(7. coming soon)
A shot of the lounge looking southward towards the main portion of
Tony Mart’s. This photograph was taken from behind the lounge
bar and shows bar action in front of some of the psychedelic
wall hangings and signs of the zodiac.
(6. coming soon)
The early 70’s. This showed the psychedelic colors painted onto Tony
Mart’s in late 1969 during the transition from it’s prior “collegiate look”
to a hipper more “psychedelic” look featuring Day-Glo and wall decorations
with fluorescent lighting depicting the signs of the zodiac and other
(5. coming soon)
A photograph of the “Main Bar” with the oval scene from the main door or “A”
Door of Tony Mart’s. This main door is to the back of the photographer
with the small side bar to the left and the “Triangle Bar” to the right.
This photograph, taken in 1974, still shows the Main bar as a full oval.
This was altered in late 1976/early 1977.
The Main Bar was the scene of raucous and intense action for many years
in the late 50’s, 60’s ,70’s and early 80’s. It actually had five
stations but was usually operated by one to four bartenders depending on
the magnitude of the business. It also had a draft beer box
capable of dispensing from three kegs.
This is a view of the interior of Tony Marts looking forward or
eastward towards the front door and the bay. This photograph is taken
from the snack bar the farthest back from the front door. To the left
is the small “Cherry Bar” and moving forward to the right is the Main Bar
with the stage and “L-Bar” on the left further down.
excellent photograph of the central area of Tony Mart’s taken from the
stairs leading to the elevated seating area of Jr’s Lounge. To
the immediate left are the front doors. In the foreground is the
“Square Bar”. To the far left is the oval-shaped “Main Bar”.
In the center is the main or central stage with the “L-Bar” stretching
around from the right side of the stage and then along from the rear of
the stage to the left. Behind the L-Bar is the dance floor and
then the “Back Bar” or the draft beer bar. Seated with the white
blouse is Maris Evoy, Roger Evoy’s wife and faithful Tony Mart
devotee. In the right foreground is the very front of the
“Lounge Bar”. This was a huge bar that was approximately 100 feet
long and 40 to 50 feet wide. There was a stage behind this bar to
the far right (not depicted). There was also a small stage to the
far left behind the Main Bar in front of the air conditioner and
in front on the Altec Lansing “Voice of the Theater” speaker to the left
of the air conditioner.
is the Mace that performed at Tony Mart’s in 1974. They were actually
the second Mace with the replacement of the original front man, “Tony
Cherry” by a new front man, PJ, who favored several Bruce Springsteen songs
including “Rosalita” and “Tenth Ave Freezeout” as
their signature dance songs along with The Rolling Stones and David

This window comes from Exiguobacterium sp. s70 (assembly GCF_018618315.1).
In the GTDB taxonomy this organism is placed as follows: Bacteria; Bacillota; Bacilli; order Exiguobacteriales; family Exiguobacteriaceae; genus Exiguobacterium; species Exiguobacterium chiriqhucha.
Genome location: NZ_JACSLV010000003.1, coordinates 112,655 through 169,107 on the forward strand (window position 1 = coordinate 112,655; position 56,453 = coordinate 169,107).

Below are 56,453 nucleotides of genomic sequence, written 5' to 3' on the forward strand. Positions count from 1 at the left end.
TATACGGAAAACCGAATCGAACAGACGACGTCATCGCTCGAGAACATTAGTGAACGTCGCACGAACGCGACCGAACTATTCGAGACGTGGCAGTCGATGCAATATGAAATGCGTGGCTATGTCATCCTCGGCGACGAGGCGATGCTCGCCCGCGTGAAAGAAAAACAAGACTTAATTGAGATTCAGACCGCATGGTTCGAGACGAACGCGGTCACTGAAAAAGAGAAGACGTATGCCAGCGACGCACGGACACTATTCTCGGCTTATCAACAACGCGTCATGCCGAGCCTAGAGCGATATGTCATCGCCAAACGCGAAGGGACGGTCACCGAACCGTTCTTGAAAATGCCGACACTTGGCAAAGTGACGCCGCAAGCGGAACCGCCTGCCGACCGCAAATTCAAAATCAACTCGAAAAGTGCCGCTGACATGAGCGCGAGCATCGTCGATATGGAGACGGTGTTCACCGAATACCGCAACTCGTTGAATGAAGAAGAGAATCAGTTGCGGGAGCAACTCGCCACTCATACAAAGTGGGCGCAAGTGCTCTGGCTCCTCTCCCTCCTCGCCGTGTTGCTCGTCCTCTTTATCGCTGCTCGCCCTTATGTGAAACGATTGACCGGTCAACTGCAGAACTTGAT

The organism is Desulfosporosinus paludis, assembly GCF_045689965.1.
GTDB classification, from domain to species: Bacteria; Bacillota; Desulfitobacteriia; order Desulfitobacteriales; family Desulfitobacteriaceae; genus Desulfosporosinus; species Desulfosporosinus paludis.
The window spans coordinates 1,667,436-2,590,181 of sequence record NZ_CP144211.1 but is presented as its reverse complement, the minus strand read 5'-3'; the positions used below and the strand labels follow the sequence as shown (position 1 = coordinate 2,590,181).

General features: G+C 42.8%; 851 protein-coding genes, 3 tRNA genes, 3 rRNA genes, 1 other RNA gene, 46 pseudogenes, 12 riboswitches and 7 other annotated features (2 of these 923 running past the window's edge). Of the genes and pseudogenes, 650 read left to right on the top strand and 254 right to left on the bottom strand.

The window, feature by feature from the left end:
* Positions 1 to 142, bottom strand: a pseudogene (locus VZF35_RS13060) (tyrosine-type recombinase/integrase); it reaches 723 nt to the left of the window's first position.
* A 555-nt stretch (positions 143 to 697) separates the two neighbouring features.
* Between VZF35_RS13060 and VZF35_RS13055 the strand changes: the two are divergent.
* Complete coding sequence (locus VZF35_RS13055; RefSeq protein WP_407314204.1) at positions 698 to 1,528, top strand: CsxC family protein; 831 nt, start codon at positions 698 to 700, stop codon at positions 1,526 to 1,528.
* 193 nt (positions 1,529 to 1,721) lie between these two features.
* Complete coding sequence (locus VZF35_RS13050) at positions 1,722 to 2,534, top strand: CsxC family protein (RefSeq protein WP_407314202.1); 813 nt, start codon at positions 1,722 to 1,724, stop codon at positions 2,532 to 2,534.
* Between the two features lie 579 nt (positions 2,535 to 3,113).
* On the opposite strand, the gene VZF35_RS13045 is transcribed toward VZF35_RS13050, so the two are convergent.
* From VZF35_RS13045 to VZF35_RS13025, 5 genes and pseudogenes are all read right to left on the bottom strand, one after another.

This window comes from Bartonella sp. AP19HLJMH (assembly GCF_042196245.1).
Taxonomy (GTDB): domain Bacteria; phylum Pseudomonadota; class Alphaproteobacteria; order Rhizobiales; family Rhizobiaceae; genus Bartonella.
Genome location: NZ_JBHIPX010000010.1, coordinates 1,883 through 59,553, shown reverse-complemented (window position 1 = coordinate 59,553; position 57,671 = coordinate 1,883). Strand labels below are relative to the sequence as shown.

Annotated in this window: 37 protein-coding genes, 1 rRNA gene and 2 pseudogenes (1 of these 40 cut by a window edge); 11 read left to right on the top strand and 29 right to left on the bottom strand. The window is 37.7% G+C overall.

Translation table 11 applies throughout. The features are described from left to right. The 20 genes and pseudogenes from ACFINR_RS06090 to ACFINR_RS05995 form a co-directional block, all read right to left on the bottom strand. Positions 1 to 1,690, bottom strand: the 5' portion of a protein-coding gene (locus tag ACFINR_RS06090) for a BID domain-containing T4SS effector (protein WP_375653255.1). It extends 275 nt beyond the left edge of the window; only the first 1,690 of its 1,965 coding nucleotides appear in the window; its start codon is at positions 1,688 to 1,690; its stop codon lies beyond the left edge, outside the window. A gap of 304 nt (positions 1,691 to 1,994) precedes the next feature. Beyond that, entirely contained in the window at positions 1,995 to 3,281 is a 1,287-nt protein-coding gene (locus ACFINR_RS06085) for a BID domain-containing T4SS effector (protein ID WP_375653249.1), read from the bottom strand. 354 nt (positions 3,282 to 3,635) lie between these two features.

Bowie as “Ziggie Stardust” also quite popular at the time.
In this photograph, are, from left to right, the drummer and leader of
the band, Joe Samino, who had a great relationship with Tony Mart.
This meant that he was reliable and reasonably priced and he was able to
control his group and make certain that they performed on time and
played never-ending dance music in order to, as Tony Mart would put it,
“Keep the room moving” at all times. The theory was very simple:
sweating and dancing sold drinks. Just above Joe standing of the
left is the late John Leafhead, keyboard player. In the center is
the front man, P.J. and to his right, was the lead guitar player whose
name was also John. Below seated on the right was Dave the Bass
player. His classic white charger is seen in several of the
exterior photos of Tony Mart’s from that season.
is a magical picture that captures some of the excitement and ambiance of a
night at Tony Mart’s. The focus of the picture is the enormous “Follow the
Arrow” neon sign that was and probably will forever be the largest neon sign in
the city of Somers Point. This picture shows the parking lot to the
immediate south of Tony Mart’s. The parking lot is where “Steels Ship Bar”
stood until it burned in a fire in 1967. Tony Mart purchased Steels Ship
Bar, demolished it and made it into the parking lot you see. The small
building with the light on top of it, to the left of this photo, was actually a
warehouse that belonged to Steels Ship Bar and was then converted into “the
ice-house” to be utilized as yet another warehouse and storage area for the
Herculean Tony Mart operation. The front apartment over the main entrance
was probably occupied by one of the custodian porters at the time, Armando
Romero or his brother Abraham.
At this time, in 1974, the rear upper apartments were still occupied by
musicians. Mace was living there and may have been performing on
the center stage at the time of this photograph.